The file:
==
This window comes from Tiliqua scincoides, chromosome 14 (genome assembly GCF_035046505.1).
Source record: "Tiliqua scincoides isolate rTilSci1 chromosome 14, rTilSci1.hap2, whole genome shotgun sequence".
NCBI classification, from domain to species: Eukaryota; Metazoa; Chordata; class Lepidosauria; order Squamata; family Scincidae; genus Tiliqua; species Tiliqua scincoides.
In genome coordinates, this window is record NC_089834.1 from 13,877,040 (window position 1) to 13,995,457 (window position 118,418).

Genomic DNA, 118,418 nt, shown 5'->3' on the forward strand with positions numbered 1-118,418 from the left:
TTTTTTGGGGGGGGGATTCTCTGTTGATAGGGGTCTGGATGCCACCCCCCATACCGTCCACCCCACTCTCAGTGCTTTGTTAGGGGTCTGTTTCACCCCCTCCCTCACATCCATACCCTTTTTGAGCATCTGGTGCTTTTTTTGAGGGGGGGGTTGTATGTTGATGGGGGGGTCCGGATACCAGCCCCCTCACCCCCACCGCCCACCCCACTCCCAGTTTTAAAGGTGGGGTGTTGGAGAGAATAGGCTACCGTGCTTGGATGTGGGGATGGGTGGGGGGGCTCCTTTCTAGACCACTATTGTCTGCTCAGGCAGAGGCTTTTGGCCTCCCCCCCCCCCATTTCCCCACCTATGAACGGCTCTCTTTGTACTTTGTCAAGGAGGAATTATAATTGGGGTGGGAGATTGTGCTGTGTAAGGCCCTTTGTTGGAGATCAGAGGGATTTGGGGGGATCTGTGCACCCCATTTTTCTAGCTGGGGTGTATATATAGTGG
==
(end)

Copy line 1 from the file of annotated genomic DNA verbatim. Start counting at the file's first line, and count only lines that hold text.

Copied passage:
This window comes from Tiliqua scincoides, chromosome 14 (genome assembly GCF_035046505.1).